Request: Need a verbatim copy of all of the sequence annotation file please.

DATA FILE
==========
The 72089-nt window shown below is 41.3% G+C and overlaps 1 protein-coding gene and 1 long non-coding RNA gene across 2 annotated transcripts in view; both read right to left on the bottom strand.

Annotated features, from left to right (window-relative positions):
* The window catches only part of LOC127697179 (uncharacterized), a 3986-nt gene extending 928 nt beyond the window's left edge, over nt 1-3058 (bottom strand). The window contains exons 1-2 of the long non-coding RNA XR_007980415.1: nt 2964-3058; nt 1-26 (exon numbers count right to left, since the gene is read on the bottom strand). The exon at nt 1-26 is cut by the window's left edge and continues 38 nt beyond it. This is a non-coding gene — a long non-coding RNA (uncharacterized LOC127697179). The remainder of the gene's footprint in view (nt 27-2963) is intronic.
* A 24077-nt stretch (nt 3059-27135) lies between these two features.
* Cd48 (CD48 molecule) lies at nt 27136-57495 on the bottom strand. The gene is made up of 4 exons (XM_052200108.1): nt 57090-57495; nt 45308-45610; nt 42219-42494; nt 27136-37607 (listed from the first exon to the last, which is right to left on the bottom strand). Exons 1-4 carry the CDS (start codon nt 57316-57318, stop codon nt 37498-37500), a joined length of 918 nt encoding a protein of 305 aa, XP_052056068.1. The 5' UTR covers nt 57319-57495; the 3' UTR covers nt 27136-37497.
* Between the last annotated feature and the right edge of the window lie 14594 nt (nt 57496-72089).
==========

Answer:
The 72089-nt window shown below is 41.3% G+C and overlaps 1 protein-coding gene and 1 long non-coding RNA gene across 2 annotated transcripts in view; both read right to left on the bottom strand.

Annotated features, from left to right (window-relative positions):
* The window catches only part of LOC127697179 (uncharacterized), a 3986-nt gene extending 928 nt beyond the window's left edge, over nt 1-3058 (bottom strand). The window contains exons 1-2 of the long non-coding RNA XR_007980415.1: nt 2964-3058; nt 1-26 (exon numbers count right to left, since the gene is read on the bottom strand). The exon at nt 1-26 is cut by the window's left edge and continues 38 nt beyond it. This is a non-coding gene — a long non-coding RNA (uncharacterized LOC127697179). The remainder of the gene's footprint in view (nt 27-2963) is intronic.
* A 24077-nt stretch (nt 3059-27135) lies between these two features.
* Cd48 (CD48 molecule) lies at nt 27136-57495 on the bottom strand. The gene is made up of 4 exons (XM_052200108.1): nt 57090-57495; nt 45308-45610; nt 42219-42494; nt 27136-37607 (listed from the first exon to the last, which is right to left on the bottom strand). Exons 1-4 carry the CDS (start codon nt 57316-57318, stop codon nt 37498-37500), a joined length of 918 nt encoding a protein of 305 aa, XP_052056068.1. The 5' UTR covers nt 57319-57495; the 3' UTR covers nt 27136-37497.
* Between the last annotated feature and the right edge of the window lie 14594 nt (nt 57496-72089).